The Padres already have four full-time scouts in the Pacific Rim and
expect the 47-year-old Nomo to help them gain a stronger foothold in
terms of finding talent in the region.
"We are proud to welcome Hideo to the Padres organization," San
Diego general manager A.J. Preller said in a statement.
"His expertise and passion for baseball will be a significant asset
to the Padres and I look forward to having his input going forward."
Nomo blazed a trail for more than 50 Japanese players when he made a
permanent move to Major League Baseball in 1995.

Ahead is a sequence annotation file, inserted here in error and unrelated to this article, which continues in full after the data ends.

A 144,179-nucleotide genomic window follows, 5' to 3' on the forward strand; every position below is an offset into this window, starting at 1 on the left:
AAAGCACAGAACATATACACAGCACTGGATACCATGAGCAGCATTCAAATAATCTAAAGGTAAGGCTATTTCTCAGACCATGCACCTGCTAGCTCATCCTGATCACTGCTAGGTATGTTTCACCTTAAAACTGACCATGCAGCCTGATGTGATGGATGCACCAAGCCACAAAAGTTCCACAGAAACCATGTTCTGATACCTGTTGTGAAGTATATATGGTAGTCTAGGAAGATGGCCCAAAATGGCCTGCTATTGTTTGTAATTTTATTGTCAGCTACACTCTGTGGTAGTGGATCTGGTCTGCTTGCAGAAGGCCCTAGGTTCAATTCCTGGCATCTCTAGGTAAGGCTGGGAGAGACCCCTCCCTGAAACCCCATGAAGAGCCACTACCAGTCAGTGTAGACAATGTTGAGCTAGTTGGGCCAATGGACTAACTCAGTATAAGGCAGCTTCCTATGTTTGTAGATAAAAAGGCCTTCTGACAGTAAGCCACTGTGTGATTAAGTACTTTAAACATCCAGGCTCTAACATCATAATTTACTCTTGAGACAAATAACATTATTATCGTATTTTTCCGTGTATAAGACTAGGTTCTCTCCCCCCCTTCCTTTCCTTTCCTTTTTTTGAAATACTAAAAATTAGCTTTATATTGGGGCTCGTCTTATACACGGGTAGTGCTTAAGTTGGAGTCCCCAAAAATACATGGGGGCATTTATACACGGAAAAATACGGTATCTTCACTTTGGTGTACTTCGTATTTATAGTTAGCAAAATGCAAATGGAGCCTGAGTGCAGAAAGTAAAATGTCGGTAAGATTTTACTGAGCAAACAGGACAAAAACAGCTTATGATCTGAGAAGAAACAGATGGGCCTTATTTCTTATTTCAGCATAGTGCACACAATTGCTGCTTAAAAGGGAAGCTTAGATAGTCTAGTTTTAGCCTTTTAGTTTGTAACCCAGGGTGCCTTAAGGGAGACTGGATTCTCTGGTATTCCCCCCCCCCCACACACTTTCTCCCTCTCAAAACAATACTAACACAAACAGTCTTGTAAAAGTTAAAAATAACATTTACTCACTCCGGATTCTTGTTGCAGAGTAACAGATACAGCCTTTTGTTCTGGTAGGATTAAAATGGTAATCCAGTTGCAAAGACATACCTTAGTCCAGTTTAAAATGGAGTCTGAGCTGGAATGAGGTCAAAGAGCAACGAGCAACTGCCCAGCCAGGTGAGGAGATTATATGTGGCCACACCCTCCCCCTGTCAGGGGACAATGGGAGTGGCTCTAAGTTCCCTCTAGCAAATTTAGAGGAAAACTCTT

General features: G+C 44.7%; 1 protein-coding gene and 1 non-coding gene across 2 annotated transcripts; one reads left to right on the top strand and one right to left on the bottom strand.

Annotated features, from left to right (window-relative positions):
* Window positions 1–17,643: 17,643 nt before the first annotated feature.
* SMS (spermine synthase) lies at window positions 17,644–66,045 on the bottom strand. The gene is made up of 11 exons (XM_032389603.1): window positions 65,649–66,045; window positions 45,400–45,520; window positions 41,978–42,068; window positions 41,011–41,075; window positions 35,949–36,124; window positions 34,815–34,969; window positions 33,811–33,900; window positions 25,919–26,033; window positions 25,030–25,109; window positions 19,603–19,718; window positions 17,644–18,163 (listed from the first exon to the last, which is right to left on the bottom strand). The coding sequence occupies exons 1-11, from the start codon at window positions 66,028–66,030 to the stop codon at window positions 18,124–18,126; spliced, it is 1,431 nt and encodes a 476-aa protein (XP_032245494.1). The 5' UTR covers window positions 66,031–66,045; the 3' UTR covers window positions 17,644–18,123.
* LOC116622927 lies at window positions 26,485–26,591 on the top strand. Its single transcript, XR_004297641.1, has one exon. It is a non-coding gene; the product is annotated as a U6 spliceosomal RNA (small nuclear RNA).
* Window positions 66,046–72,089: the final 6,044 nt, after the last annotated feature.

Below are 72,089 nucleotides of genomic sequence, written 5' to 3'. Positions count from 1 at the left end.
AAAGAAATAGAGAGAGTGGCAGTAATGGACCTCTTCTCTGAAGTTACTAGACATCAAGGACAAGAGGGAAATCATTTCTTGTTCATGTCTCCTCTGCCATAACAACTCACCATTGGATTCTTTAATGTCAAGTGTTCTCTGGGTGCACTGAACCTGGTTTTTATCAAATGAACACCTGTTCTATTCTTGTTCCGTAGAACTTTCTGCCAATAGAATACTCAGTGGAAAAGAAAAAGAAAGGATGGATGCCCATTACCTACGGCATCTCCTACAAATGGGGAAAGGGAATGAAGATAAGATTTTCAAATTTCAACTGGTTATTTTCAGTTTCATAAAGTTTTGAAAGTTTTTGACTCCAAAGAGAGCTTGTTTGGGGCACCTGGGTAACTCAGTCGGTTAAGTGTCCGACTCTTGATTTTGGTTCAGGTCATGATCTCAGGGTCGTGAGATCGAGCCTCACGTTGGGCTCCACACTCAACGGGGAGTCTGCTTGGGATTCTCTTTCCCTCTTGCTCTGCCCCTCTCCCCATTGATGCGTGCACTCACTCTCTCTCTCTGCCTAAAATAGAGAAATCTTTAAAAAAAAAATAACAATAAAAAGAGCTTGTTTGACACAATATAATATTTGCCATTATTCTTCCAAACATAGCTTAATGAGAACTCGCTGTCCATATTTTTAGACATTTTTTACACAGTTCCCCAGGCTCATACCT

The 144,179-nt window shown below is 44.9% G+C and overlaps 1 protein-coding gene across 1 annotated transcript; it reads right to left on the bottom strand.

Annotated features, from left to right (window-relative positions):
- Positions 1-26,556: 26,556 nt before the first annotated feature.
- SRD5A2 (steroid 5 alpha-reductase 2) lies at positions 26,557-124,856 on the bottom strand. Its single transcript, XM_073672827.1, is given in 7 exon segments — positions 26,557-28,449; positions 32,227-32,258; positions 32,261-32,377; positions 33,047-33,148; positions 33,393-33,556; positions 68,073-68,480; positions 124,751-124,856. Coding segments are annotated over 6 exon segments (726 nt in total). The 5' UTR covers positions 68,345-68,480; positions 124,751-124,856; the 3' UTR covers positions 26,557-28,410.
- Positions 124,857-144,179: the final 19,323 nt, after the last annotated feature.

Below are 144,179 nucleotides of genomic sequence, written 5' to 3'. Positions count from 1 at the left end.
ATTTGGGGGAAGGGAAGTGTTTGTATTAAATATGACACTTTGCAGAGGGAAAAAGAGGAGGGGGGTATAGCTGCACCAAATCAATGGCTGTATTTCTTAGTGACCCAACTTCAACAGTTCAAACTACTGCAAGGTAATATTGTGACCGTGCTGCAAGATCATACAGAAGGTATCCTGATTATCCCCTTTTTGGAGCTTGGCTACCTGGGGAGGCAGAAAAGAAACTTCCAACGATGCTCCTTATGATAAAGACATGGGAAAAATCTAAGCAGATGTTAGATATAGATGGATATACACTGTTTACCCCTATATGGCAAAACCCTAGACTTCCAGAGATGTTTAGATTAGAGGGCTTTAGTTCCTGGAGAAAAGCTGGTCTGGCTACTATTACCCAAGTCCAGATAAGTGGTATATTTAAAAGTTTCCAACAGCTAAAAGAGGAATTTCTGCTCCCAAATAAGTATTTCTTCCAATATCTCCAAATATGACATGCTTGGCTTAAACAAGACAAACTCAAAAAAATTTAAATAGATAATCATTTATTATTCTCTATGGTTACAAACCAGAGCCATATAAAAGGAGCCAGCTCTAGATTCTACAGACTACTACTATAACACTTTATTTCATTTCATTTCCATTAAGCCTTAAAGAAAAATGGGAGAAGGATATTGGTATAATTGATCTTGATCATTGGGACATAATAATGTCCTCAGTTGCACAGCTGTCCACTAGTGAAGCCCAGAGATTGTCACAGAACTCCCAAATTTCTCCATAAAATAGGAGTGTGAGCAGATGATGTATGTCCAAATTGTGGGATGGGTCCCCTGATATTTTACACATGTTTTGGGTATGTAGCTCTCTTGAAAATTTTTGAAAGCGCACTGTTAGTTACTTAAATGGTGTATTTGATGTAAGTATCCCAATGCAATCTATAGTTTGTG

"I am very happy to join the San Diego Padres and return to Major
League Baseball," the former pitcher said.
"My hope is that my advice will be handed down to the young players
of the Padres. It is also an opportunity for me to learn, and I hope
to help bring a World (Series) championship to the Padres."
Nomo went 13-6 with a 2.54 earned run average (ERA) in his first
season with the Los Angeles Dodgers, also becoming the first
Japanese player to play in an All-Star Game that season.
[to top of second column]
Easily recognizable on the mound due to his slow and deliberate
wind-up, Nomo played over a span of 13 seasons in the MLB for eight
different teams, completing a 123-109 overall record with a 4.24 ERA
and 1,918 strikeouts. He retired in 2008.
(Reporting by Amlan Chakraborty in New Delhi; Editing by John
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